You try making conversation, but none develops. Your hopes of meeting new people, making new friends, forming bonds with other parents for the sake of your child are dwindling. You end up sitting alone in a corner, watching your child play alone while all around a community you long to be a part of continues on oblivious.
As adolescent boys (and girls) become overly preoccupied with sex and understanding everything about sex, thanks to raging hormones, in much the same way most women, whose 'biological clock' has got activated, are becoming overly preoccupied with the idea of having a baby and understanding everything about being... a mother.
My 10 year old son is a good and keen footballer. He plays for a team and it's getting quite competitive. He was playing an away cup match a couple of weeks ago, the usual Sunday morning stuff. The referee didn't turn up and so one of the dads from the home team stepped in. You can see where this is going...
It's not fair that he gets branded as being lazy, messy and childish just because he has dangly bits, when he is none of these things. In fact he is the complete opposite. Without him being the cleaner, the caregiver, the accountant, the shopper, the handyman, the daddy or the lover our household would fall down in a crumbling mess.
Traditionally, it has been the mother who has given up a career to look after a child. But times are changing. As a consequence of more and more women having babies later in their lives, women are spending more time forging established careers, just like men have always done. At least that's what I'm experiencing in my neck of the woods.
Assumptions that men are "hard to reach" or that "men don't talk" are unhelpful and present challenges to services that seek to engage with men and encourage their involvement. There is more to do to develop our understandings in terms of research, policy and practice, and recognition of men's roles in families and as carers might be a key signifier for broader change.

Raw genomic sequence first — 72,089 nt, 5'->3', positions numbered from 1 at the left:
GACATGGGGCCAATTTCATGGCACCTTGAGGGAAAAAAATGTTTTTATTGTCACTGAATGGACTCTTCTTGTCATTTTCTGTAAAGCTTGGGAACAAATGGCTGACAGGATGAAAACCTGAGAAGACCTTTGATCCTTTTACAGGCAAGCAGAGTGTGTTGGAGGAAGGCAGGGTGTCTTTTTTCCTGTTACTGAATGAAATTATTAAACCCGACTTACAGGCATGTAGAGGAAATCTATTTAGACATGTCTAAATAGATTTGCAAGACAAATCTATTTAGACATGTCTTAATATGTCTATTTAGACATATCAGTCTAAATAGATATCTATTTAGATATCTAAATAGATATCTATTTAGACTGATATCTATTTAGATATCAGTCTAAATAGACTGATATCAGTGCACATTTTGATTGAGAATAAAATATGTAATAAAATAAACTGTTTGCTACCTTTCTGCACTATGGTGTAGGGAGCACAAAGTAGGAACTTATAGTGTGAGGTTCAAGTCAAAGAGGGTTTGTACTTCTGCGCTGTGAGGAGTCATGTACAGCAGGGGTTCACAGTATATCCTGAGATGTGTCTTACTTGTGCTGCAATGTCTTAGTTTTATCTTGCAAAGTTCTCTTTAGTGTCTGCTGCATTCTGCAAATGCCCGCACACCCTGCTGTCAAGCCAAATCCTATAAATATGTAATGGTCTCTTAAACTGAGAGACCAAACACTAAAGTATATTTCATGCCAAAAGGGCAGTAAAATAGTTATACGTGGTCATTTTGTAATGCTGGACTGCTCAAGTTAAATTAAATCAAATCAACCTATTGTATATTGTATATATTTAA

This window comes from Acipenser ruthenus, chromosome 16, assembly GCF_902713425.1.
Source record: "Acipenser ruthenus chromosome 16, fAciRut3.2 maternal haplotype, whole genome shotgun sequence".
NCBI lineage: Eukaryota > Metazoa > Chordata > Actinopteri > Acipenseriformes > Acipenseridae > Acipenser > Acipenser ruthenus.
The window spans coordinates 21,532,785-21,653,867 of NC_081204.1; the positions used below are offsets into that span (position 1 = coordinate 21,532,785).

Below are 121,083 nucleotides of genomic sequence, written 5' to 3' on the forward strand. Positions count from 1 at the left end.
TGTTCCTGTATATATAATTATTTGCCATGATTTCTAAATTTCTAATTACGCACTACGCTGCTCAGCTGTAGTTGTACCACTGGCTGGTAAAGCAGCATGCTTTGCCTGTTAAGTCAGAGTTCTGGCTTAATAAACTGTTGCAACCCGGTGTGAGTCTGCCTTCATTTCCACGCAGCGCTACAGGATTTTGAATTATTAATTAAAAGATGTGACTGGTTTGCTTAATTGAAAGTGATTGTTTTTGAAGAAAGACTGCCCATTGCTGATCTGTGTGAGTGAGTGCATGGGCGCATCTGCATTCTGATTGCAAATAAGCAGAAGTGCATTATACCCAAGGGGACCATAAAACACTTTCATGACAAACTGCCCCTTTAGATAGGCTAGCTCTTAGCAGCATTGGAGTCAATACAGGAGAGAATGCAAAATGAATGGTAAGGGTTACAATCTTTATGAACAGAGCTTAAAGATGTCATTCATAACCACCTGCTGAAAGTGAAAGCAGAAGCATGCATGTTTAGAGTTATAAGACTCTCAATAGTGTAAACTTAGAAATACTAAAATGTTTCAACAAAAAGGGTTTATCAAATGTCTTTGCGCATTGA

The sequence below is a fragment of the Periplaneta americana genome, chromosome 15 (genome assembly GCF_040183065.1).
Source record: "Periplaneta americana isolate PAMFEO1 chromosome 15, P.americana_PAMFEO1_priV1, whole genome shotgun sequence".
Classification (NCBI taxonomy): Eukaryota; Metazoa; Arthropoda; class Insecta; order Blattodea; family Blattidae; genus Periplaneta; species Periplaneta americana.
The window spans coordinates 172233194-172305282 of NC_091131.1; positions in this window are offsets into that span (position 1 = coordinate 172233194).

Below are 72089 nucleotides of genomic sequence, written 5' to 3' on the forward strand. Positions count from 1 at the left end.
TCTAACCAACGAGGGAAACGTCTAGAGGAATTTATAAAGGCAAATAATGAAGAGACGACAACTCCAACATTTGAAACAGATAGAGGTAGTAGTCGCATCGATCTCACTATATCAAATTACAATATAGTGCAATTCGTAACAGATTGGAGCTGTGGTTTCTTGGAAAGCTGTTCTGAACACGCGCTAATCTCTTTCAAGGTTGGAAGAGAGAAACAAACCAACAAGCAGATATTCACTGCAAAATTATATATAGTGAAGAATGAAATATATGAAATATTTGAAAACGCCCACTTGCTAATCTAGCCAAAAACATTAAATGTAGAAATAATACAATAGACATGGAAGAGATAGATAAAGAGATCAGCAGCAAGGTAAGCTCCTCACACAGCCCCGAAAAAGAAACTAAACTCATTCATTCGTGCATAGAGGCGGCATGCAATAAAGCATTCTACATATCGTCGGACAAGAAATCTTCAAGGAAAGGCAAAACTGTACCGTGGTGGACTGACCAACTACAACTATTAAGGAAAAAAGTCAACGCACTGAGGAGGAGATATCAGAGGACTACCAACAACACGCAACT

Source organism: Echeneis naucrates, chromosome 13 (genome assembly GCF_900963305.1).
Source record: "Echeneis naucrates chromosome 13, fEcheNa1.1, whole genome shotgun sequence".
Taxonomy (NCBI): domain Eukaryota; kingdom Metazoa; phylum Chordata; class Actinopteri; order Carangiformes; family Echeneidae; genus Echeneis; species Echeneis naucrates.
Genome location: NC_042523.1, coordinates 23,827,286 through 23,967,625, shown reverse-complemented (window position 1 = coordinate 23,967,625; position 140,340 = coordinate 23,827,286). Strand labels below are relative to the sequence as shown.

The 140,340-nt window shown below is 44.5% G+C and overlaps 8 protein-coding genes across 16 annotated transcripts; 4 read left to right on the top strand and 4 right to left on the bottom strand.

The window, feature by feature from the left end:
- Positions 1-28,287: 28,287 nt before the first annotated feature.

There has been situations in the past where Mike has been out and hasn't been able to change the boys because the only baby changing facility is in the women's toilet. It's these small things that help make this equality happen but more importantly its the microlevel, social situations described above that can really change societies attitudes to the male/female dynamics in a family.
Dads are not welcome in post-separation family life, especially if they are going to cause trouble by wanting to actually parent their children. For those modern men who gave their all to fatherhood, the injustice of such a swift eviction from the lives of their children after separation, is a bewildering attack on their very sense of self.
Daddy Pig is a legend. So much so that when I find myself in a difficult situation at home, I often think, 'what would Daddy Pig do?'... While I know I shouldn't be seeking parenting and lifestyle inspiration from an overweight, make-believe pig, if my two daughters grow up knowing they're as loved and cared for as Peppa is, then it'll have all been worthwhile.
I think society has a strange view on men bringing up children alone. I guess people presume that because women generally take the lead in parenting, another familiar female figures will intervene if the wife or partner is not there. Perhaps people assume that a man is somehow not capable of doing what a woman can... But, do you know what? We aren't inept human beings.